Saturday, September 25, 2010

Quotes of others regarding Bacon

First, consider what many others that have read closely both Bacon and Shakespeare have said (this is only a partial list, it could be more than twice as long):
  • In conversation he could assume the most different characters, and speak the language proper to each, with a facility which was perfectly natural.- David Mallet, Bacon biographer
  • In his book, "Francis Bacon, His Career and Thought" Fulton Anderson says certainly the Shakespeare works are not in Bacon's usual style. But we must remember, he adds, Bacon could write in many different styles at will. Anderson notes that when trying to bring Essex back into Elizabeth's favor Bacon had successfully composed feigned correspondence supposedly written by Essex and by Bacon's brother Anthony in which he imitated the styles of each perfectly. He even wrote letters to Elizabeth, says Anderson, at the bidding of Essex in exact imitation of the Earl. And when James succeeded to the throne after the death of Elizabeth, Bacon addressed a letter to James in exact imitation of the ponderous style of James.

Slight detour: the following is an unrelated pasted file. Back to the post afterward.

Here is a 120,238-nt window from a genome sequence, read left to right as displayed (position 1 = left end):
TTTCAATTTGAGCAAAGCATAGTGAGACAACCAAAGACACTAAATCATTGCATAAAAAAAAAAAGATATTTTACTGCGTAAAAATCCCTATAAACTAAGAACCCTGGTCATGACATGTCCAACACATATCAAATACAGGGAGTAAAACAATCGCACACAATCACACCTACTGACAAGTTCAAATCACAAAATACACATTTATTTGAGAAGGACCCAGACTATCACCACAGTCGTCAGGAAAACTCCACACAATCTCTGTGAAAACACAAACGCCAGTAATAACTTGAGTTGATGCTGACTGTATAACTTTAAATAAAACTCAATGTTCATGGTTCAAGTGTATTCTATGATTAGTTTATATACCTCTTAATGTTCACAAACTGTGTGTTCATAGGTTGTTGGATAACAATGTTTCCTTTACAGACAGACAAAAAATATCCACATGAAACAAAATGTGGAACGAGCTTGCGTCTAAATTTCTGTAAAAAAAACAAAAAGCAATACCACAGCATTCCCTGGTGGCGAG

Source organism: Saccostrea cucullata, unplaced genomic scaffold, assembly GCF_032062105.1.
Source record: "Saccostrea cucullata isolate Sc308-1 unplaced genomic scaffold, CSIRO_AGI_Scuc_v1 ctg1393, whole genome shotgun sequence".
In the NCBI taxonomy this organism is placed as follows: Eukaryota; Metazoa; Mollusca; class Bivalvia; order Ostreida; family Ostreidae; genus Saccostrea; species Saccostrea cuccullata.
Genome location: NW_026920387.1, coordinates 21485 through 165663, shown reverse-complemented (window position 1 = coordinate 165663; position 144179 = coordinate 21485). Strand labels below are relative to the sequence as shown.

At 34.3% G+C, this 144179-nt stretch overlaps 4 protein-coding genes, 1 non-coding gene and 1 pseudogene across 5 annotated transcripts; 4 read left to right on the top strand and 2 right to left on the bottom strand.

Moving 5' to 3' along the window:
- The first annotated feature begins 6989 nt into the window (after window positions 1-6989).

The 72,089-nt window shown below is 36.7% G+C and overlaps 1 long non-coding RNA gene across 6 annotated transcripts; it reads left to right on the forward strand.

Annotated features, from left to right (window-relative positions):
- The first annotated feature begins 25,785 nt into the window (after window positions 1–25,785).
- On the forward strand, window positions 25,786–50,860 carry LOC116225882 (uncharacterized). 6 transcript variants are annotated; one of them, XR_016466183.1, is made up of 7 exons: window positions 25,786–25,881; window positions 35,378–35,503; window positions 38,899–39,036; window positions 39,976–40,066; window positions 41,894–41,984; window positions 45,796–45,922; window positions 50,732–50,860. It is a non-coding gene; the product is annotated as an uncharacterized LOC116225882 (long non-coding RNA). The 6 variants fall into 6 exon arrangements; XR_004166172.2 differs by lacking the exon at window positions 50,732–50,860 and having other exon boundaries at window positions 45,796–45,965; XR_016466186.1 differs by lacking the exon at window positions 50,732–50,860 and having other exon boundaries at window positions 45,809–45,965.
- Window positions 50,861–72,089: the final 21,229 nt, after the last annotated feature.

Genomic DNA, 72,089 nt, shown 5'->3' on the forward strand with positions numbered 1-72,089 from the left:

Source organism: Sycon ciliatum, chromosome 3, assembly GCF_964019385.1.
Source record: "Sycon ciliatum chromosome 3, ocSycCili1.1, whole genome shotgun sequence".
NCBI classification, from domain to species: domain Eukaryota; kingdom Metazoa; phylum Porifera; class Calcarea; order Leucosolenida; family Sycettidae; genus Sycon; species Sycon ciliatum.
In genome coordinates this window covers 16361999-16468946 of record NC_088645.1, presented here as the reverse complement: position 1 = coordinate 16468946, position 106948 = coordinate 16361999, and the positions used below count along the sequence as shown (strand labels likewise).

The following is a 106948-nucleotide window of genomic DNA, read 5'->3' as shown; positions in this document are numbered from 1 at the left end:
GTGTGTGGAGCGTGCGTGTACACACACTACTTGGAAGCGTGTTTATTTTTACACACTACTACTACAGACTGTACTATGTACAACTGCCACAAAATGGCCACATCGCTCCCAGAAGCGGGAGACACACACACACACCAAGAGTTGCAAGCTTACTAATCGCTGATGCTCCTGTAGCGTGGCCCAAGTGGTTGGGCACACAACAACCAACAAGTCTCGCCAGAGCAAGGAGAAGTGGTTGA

• "A high perfection, attainable only by use, and treating with every man in his respective profession, and what he was most vers'd in. So as I have heard him entertain a Country Lord in the proper terms relating to Hawks and Dogs. And at another time out-Cant a Loundon Chirurgeon (Surgeon). Thus he did not only learn himself, but gratifie such as taught himn; who looked upon their Callings as honoured through his Notice..." Francis Osborn, in his "Advice to a Son," writing of Bacon
  • "My conceit of his person was never increased toward him by his place, or honors: but I have and do reverence him, for the greatness that was only proper to himself, in that he seemed to me ever, by his work, one of the greatest men, and most worthy of admiration, that had been in many ages." --Ben Johnson
  • The fire, the wine, the men! and in the midst, Thou stands't as if some Mysterie thou didst! ---Ben Jonson 1620 addressing Bacon during a tribute on his 60th birthday
  • He who have filled up all numbers and performed that in our tongue which may be compared or preferred either to insolent Greece or haughty Rome...In short, within his view, and about his times , were all the wits born that could honor a language or help study. Now things daily fall; wits grow downward and eloquence grows backward, so that he may be named and stand as the mark and acme of our language. -- Ben Jonson